A Harmless Ovarian Cyst Can Show Up on an Ultrasound and Masquerade as Cancer

Short of surgery, can a doctor tell the difference between an ovarian cyst and cancer?

Some time ago, I had an MRI for a suspected groin injury. I got a phone call and the exact words were: “You have an ovarian cyst.”

It was then recommended I have a follow-up ultrasound to get a better look at the finding. Right away I began wondering about cancer.

The ultrasound showed the “mass” alright, but the gynecologist was not able to determine with 100 percent conviction that this was just a harmless benign development.

He could not rule out ovarian cancer, but he also could not rule out a dermoid cyst, either, which is benign.

Another possibility (the most likely, according to him) was a “follicular cyst,” which was leftover from the menstrual cycle.

I was told to have a follow-up ultrasound in 30 days to track the image, to see if it was getting bigger or smaller. Size changes are suggestive of composition.

Ultrasound cannot definitively diagnose masses in ovaries, and this includes the corpus luteum cyst (different from the follicular), which is the empty “shell” of a follicle from which an egg is released every month.

“The quality of ultrasound interpretation also depends on the experience of the ultrasonographer,” says Diane Yamada, MD, Chief, Gynecologic Oncology, University of Chicago Medical Center.

Due to its unreliability, ultrasound has created many “false positive” results.

This has caused tremendous anxiety and even unnecessary exploratory surgery for patients who turned out to have nothing wrong.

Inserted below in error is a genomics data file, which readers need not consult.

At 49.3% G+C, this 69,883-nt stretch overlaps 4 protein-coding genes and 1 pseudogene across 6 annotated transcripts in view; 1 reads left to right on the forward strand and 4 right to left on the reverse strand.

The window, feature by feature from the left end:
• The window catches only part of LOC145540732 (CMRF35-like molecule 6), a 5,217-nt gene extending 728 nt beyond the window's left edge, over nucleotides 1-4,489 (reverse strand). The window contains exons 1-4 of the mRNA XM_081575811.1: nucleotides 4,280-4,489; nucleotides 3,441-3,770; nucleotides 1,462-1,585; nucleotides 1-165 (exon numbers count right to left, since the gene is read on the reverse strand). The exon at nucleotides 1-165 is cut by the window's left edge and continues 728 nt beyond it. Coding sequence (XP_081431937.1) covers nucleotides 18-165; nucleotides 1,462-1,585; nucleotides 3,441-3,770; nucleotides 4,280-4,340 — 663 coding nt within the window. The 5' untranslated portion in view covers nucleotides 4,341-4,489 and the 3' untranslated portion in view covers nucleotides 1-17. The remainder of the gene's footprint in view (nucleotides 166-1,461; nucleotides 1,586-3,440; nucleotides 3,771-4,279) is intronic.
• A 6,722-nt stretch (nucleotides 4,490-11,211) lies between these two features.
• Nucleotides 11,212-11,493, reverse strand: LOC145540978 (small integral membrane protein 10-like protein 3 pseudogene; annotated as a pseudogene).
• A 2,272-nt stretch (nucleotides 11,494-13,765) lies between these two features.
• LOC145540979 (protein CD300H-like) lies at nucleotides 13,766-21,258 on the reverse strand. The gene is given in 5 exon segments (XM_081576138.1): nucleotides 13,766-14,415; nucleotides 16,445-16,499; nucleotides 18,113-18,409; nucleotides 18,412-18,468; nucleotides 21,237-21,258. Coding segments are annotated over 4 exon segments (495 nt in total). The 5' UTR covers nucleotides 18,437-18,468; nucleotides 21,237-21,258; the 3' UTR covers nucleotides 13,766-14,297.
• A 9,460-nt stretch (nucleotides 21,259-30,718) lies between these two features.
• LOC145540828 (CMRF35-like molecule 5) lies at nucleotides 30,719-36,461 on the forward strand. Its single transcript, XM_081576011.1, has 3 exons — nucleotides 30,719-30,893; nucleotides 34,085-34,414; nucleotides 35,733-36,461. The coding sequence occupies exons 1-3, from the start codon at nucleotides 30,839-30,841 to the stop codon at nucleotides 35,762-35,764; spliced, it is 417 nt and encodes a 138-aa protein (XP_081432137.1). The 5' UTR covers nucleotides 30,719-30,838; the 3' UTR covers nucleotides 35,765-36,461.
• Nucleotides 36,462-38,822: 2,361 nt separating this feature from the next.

Subsequent ultrasounds in my case revealed that the mass was “growing,” and this had me freaking.

The gynecologist told me that a follicular cyst will start shrinking, and that’s what we were looking for. So why was this thing getting bigger?

The doctor explained that if it was a follicular cyst, it had not yet reached its maximum size, but once it does, it will start shrinking.

He also held onto the possibility that it was dermoid in nature, which is much denser than the follicular.

I should have realized at the time that a tumor doesn’t grow as fast (in terms of millimeter measurements) as this “cyst” was growing. But I wasn’t thinking that way.

All I knew was that they couldn’t rule out ovarian cancer, but that it was most likely an ovarian cyst, and I had to keep having ultrasounds. Finally, the thing started shrinking. And shrinking.

I was cleared and the diagnosis was a follicular cyst. It’s interesting to note that several of these can show up on an ultrasound at the same time, in various stages.

Dr. Yamada specializes in the diagnosis and treatment of gynecologic cancers including ovarian, uterine and cervical. She is also an editorial reviewer for numerous academic medical journals.
Lorra Garrick has been covering medical, fitness and cybersecurity topics for many years, having written thousands of articles for print magazines and websites, including as a ghostwriter. She’s also a former ACE-certified personal trainer.  
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